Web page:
Hospitality on a Wing and a Prayer

“A Guide to Monastic Guest Houses,” by Robert J. Regalbuto, is the only resource I’m aware of for finding these ascetic, restful havens for “holy leisure” (in the author’s words) across our continent. The most recent (fourth) edition identifies more than 225 such retreats spread across every state and Canadian province.

Such lodgings are not for everyone, but if you’re intrigued by the notion of spiritually inclined accommodation--which, moreover, averages in the $30 to $35 a night range--you might just want to give this volume a thumb-through. Some rates, we should note, include at least one meal, and all are “suggested” payments; some guest houses ask only for a donation.

The useful and oddly inspiring little tome, which sells for $19.95, is from Morehouse Publishing and can be found in most major bookstores; alternately, you can access the company’s Web site at, or call (717) 541-8130.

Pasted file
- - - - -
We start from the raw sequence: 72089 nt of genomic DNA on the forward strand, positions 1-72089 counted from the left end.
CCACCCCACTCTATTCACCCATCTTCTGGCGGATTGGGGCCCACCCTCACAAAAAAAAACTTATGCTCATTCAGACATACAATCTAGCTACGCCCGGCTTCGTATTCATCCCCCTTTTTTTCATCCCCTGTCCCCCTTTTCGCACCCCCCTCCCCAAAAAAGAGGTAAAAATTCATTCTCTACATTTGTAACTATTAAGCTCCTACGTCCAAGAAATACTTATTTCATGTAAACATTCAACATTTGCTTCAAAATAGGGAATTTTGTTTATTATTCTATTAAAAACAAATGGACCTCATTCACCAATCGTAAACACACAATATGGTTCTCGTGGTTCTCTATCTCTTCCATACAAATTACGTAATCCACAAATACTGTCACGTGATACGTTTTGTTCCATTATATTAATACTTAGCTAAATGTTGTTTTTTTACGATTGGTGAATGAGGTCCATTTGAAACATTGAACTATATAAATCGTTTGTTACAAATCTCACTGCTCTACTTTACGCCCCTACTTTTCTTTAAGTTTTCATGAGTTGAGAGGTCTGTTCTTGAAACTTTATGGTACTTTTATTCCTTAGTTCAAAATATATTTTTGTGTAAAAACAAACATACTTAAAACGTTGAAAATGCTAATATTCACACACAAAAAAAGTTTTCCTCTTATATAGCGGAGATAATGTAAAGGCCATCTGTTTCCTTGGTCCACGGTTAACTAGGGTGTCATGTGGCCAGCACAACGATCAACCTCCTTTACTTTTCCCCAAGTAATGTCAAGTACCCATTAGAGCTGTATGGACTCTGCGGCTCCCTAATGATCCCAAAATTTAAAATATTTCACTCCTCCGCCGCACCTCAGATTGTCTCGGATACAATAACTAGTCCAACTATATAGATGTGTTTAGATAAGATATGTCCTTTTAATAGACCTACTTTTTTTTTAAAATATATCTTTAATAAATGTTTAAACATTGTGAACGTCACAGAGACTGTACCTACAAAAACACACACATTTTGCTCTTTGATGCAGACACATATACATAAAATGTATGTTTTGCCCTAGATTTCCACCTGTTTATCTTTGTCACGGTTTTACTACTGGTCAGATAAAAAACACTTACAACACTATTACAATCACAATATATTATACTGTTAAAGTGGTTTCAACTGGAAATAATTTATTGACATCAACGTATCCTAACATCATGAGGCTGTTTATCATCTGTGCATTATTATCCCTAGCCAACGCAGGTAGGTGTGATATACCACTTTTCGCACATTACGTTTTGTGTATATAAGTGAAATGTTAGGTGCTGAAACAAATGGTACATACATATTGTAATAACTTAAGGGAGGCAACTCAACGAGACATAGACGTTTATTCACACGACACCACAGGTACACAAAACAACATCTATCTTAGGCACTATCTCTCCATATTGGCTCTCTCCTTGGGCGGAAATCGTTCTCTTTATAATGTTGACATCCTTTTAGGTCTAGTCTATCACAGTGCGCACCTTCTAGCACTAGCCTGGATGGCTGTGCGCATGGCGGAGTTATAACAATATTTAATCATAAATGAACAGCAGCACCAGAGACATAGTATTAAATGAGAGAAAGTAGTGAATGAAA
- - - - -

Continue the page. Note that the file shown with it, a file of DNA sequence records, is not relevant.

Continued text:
Now, a postscript to some earlier columns: In the search for last-minute room discounts at leading hotel chains, many readers have challenged my preference for the savings programs of Holiday Inns and Choice Hotels, claiming that Radisson Hotels and Days Inns offer similar or better values.


If you log on to on a Wednesday morning and click on “Hot Deals,” you’ll find discount offers for Radissons around the world. On a recent visit to the site, one reader found a Denver-area property cutting its nightly rate for weekday stays from $119 to $79. The same reader says that Radisson’s specially discounted Internet rates are often lower than those of major Internet hotel discounters.

Another good prospect is the Days Inn Web site, claim numerous readers. Go to and click on “Days Deals.” Then click on your destination state, then on a participating hotel, then input your reservation data. You’ll pull up a list of prices whose lowest figure is often designated as a “Days Deal.” For instance, a San Diego Days Inn had a pre-holiday reduction from $99 per room to $72 for weekdays.